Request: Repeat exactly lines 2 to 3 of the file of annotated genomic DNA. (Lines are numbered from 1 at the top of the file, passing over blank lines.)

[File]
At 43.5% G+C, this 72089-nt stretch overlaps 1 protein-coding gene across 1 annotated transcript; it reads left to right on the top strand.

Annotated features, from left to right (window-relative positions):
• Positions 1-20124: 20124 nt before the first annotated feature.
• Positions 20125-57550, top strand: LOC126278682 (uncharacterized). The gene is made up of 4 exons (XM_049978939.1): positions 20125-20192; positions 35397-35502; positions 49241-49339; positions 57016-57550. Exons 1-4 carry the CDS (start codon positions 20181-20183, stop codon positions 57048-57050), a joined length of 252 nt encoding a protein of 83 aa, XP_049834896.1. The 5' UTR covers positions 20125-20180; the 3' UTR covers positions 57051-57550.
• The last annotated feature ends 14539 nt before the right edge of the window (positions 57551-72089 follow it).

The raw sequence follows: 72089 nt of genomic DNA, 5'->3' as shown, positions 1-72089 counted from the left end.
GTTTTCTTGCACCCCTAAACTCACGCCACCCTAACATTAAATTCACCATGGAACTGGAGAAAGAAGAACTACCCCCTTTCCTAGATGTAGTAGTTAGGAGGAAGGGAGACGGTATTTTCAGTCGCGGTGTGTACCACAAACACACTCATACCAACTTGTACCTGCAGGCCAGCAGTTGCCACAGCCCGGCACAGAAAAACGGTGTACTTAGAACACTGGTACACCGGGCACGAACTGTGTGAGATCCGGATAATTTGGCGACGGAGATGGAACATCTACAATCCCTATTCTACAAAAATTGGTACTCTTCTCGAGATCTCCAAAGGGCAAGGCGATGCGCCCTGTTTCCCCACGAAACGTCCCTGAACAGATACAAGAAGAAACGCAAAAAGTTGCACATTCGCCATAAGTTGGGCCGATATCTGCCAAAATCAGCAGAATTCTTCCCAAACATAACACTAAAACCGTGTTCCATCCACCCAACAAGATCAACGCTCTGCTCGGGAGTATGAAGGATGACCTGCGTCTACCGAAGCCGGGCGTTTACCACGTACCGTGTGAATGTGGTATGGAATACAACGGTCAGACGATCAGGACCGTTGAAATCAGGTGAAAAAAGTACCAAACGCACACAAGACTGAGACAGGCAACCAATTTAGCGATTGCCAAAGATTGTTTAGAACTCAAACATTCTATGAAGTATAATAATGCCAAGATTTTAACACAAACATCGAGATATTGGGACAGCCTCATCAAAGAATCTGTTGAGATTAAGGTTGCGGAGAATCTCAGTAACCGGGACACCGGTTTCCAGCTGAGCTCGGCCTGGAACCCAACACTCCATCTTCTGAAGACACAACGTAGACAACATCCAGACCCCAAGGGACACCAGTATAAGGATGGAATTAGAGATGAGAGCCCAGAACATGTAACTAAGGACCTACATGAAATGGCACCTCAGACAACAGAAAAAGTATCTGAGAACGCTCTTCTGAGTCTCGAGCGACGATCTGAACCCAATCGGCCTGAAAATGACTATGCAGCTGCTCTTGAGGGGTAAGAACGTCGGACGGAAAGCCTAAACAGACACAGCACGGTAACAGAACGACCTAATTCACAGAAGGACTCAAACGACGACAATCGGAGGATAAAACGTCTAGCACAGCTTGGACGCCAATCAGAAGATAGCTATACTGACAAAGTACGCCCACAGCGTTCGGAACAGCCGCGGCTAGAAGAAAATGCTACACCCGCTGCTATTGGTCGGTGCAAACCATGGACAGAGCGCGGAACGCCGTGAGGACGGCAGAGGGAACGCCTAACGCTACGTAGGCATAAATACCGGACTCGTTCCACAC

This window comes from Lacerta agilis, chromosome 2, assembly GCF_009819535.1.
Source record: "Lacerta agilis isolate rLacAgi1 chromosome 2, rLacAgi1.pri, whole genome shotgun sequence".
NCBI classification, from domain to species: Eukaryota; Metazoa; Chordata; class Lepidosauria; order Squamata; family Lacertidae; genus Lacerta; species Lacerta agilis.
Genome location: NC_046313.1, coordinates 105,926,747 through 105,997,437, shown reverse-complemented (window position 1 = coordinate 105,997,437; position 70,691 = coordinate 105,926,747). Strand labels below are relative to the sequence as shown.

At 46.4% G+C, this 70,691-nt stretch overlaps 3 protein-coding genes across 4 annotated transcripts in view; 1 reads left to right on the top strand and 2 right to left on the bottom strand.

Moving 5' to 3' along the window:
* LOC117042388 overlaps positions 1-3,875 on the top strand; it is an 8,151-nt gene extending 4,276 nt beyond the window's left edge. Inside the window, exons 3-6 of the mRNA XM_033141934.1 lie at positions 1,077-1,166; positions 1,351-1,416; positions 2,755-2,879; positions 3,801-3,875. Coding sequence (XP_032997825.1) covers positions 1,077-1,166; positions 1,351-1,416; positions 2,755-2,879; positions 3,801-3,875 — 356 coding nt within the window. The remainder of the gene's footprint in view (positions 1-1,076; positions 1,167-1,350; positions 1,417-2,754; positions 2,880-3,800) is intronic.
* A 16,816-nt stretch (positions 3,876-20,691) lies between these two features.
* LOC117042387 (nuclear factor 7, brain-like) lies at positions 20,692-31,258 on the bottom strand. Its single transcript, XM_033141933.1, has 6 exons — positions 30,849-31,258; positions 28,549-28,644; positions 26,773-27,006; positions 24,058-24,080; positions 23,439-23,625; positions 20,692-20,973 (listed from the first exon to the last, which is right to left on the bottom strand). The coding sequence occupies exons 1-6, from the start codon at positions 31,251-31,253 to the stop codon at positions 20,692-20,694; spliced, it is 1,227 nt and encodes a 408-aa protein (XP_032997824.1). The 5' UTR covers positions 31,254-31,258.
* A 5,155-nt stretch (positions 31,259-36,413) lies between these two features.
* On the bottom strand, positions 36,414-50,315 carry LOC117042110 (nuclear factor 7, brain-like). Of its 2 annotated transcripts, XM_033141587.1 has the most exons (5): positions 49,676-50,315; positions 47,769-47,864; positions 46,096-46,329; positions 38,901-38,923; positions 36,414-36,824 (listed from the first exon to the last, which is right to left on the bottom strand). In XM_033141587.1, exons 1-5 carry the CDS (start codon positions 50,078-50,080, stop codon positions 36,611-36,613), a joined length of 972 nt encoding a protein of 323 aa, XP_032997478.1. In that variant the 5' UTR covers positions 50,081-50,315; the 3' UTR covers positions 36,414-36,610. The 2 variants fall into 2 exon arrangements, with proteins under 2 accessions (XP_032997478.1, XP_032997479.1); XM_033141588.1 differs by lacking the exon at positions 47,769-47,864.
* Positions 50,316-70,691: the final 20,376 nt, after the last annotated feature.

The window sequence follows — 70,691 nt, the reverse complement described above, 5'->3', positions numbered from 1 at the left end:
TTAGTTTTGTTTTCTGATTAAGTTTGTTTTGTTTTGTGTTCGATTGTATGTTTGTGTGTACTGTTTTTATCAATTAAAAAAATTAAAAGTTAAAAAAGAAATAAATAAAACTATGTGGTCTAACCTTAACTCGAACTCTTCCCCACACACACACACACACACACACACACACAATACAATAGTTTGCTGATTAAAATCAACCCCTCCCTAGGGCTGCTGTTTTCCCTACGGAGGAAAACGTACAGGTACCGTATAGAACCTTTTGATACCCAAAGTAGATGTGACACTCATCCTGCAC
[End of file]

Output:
Annotated features, from left to right (window-relative positions):
• Positions 1-20124: 20124 nt before the first annotated feature.